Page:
As we counted down our final few days, we decided to take it easy and not schedule too much to do. We booked on to a free walk by tour of the old city run by a local volunteer, who showcased architecture, historical facts and culture over the course of the two-hour stroll through the city's walled old town.
Some of the fascinating facts we learned were:
- There are twenty-nine bank holidays per year in Colombia!
- Every year there is a competition in the old town and the house judged most attractive doesn't have to pay any taxes (as an incentive for all the colonial-style houses within the city walls to keep up appearances)
|Old colonial style house in Cartagena's old town|
We also paid a visit to the crypt, part of the old Santa Clara Convent - which is now inside one of Cartagena's most premium hotels. The hotel agreed to keep the crypt intact and to allow public access after the story piqued public interest: when the crypt was excavated, a skeleton with long locks of copper coloured hair was uncovered inside, her hair having continued to grow for 200 years’ after her death. The story was originally featured in Gabriel García Márquez’ work, "Of Love and Other Demons," a tale which blurs fact and fiction and is based on this legend.
Famous Medellin painter and sculptor, Fernando Botero, known for his (often satirical) artworks featuring grotesquely large and exaggerated people and figures (including his take on the Mona Lisa) has one of his statues in the main square to commemorate him. It is said if you touch one breast, you'll come back to Cartagena in a year; touch both and you'll come back in two years. Touch her fat tummy and it is said to bring good luck!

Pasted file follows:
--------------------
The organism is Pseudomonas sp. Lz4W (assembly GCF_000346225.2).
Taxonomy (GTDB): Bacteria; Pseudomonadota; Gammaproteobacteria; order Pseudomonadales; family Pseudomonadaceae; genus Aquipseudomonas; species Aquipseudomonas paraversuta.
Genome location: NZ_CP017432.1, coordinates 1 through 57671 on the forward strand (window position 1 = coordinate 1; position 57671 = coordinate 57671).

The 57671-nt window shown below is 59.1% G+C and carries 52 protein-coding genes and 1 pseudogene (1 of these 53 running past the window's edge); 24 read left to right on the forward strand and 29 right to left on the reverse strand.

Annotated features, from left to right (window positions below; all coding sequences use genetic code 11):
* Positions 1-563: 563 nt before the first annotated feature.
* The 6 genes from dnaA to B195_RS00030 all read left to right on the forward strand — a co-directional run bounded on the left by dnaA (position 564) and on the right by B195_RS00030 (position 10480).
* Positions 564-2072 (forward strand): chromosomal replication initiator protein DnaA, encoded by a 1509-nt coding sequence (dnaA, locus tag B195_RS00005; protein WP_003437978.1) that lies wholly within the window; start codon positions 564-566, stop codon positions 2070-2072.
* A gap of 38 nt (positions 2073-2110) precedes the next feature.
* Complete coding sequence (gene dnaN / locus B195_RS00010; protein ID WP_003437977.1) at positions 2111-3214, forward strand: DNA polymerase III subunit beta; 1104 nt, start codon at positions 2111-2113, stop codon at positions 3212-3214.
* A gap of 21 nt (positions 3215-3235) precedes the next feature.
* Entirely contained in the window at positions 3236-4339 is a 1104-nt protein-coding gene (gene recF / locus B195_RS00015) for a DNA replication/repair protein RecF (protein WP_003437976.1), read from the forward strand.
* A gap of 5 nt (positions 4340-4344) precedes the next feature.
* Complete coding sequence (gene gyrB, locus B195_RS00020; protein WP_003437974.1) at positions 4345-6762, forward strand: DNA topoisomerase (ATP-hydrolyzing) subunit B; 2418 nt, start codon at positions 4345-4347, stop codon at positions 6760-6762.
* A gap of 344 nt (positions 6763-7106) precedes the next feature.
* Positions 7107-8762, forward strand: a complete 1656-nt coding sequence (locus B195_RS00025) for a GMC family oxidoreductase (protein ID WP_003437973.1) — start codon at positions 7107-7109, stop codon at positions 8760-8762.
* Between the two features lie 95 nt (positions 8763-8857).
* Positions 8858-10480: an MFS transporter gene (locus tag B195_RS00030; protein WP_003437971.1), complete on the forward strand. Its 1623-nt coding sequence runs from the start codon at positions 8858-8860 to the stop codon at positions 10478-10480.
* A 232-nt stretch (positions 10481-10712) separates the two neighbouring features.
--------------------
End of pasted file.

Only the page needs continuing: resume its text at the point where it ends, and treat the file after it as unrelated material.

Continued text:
|Fernando Botero sculpture|
|Botero's Mona Lisa|
We stumbled across some amazing - and highly energetic dancing throughout the city. This traditional Caribbean-Colombian "Mapale" dancing accompanied by fast-paced drumming and clarinet represents an erotic courtship between a man and a woman. It was introduced by African slaves brought to Colombia in a Spanish ships. The movements are said to be based on the movements of the mapale fish when they are out of water.
Leaving Colombia, we flew back to Mexico for two nights in Isla Mujeres before our long flight back to London. Two days on the beautiful Playa Norte was enough to make us want to stay longer and continue our travels - but no such luck: reality is ready to resume in London; jobs to be found and money to be earned!
|Blue skies on Isla Mujeres seafront|